“The Steinway with its beauty and power is the perfect medium for expressing the performer’s art — drama and poetry.”
At the height of the Cold War in 1958, a young, tall drink of water from Texas loped into the lion’s den of Moscow and won the piano prize in the inaugural International Tchaikovsky Competition. He won on Russian concertos (Tchaikovsky No. 1, Rachmaninoff No. 3) in front of a group of largely Russian judges that included Kabalevsky, Khachaturian, Oistrakh, Richter and Zimbalist. Shostakovich chaired the competition.
Reminiscent of rock-star performances of a bygone era by Liszt, Paganini and Paderewski, women at the competition wept and fainted at Van Cliburn’s playing. The crowd was on his side. The judges were on his side. Nikita Khrushchev, embracing him after the concert in a great bear hug, was on his side. Looking back, what’s striking is not that Van Cliburn won in Russia, but that he won the Russians over.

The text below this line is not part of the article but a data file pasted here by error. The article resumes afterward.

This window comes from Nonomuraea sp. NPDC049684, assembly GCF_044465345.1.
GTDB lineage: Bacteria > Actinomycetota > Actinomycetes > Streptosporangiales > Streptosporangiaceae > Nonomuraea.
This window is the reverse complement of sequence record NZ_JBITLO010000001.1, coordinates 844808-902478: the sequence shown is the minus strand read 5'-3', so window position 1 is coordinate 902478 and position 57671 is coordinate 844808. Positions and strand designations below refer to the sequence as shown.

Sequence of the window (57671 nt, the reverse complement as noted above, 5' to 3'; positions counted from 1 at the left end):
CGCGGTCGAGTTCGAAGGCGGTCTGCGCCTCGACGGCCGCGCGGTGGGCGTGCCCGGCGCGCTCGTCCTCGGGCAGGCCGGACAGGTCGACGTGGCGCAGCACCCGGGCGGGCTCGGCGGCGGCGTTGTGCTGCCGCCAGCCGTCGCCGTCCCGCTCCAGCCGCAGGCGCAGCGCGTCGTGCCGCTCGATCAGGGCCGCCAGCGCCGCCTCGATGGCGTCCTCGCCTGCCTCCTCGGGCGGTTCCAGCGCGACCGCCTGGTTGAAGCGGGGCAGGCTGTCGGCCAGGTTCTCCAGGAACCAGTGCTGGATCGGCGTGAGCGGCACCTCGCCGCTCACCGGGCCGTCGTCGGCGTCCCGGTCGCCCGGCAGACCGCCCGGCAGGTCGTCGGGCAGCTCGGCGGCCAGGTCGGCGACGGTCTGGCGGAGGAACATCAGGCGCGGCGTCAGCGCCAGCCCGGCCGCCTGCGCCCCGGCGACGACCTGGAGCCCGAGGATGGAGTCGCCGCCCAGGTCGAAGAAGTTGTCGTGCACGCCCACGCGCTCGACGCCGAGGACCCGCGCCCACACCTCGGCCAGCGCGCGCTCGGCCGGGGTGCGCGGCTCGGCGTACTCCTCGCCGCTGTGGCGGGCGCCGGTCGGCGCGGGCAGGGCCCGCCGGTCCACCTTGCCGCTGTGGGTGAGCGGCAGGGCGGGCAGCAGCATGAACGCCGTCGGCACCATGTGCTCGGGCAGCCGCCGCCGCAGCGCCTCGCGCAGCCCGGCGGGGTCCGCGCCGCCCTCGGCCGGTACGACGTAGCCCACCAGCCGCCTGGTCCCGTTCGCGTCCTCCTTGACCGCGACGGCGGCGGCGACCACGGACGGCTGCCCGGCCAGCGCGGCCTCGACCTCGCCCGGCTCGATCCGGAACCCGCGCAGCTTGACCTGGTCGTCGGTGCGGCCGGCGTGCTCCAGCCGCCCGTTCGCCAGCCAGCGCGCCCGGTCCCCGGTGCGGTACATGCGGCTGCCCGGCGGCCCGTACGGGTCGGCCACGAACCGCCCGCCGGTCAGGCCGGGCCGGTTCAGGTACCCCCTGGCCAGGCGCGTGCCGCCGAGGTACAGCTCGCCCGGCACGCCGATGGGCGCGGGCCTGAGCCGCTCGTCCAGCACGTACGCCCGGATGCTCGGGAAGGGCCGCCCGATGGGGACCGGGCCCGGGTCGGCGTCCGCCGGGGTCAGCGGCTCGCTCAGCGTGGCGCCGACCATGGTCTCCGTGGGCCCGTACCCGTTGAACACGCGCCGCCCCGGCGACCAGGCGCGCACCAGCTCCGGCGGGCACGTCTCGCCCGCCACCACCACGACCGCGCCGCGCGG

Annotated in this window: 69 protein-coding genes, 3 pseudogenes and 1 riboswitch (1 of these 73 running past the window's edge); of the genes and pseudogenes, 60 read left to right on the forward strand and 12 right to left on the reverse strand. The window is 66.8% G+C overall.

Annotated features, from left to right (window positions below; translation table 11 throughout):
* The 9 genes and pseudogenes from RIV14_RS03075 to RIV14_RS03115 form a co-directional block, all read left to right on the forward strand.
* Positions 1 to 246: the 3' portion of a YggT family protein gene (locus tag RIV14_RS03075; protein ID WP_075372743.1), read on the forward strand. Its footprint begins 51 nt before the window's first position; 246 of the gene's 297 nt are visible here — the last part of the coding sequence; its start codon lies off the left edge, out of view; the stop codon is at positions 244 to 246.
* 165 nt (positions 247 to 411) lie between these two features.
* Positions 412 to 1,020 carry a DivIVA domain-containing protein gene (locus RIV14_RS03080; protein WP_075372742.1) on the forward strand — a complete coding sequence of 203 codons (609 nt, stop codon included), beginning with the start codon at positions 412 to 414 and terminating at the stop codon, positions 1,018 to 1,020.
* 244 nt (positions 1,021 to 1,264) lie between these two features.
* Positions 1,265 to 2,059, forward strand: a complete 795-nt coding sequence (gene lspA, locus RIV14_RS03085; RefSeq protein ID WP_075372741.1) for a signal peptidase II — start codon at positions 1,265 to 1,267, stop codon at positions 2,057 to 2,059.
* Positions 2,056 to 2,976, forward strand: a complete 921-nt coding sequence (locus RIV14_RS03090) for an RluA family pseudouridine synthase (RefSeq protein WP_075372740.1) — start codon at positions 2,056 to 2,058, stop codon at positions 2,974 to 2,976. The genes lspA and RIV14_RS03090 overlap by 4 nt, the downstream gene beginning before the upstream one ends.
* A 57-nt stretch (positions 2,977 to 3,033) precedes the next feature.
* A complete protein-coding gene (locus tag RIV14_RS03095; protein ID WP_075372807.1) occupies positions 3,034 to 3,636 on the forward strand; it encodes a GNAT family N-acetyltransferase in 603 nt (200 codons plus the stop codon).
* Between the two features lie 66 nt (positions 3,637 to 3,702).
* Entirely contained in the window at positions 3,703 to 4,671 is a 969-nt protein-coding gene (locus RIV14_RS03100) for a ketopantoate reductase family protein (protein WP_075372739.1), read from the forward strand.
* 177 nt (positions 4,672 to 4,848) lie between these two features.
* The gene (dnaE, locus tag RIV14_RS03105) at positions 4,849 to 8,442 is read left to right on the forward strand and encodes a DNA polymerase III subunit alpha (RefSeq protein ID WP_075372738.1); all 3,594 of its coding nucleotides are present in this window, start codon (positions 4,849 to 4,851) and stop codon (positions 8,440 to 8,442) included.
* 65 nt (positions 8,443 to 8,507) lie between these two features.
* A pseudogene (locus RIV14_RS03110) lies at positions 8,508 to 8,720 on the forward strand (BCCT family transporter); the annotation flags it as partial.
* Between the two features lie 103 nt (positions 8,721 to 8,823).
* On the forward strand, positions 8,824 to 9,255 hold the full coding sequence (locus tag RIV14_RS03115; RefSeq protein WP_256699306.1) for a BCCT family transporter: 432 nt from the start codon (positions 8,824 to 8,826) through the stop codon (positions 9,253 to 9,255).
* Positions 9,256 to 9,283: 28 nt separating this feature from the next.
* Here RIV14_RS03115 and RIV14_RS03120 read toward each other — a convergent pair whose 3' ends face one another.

When he returned home, Cliburn was an instant hero. He made the cover of Time: The Texan Who Conquered Russia. The twenty-three-year-old was given a ticker-tape parade in New York City. America had never bestowed such an honor on a classical musician — and never will again.
Van Cliburn shone, when the stars aligned, in an unscripted moment and was victorious. He didn’t possess the temperament or discipline for a concert pianist and he was no Cold Warrior. He was not America’s greatest pianist but something far nobler: our greatest ambassador for classical music. Through his recordings of Tchaikovsky and Rachmaninoff, through the Van Cliburn International Piano Competition, which has continued every four years in Fort Worth for a half-century, Cliburn exposed millions of Americans to classical music — many for the first time. —Ben Finane
Photo: Moshie Predan, Isreal, August 22, 1962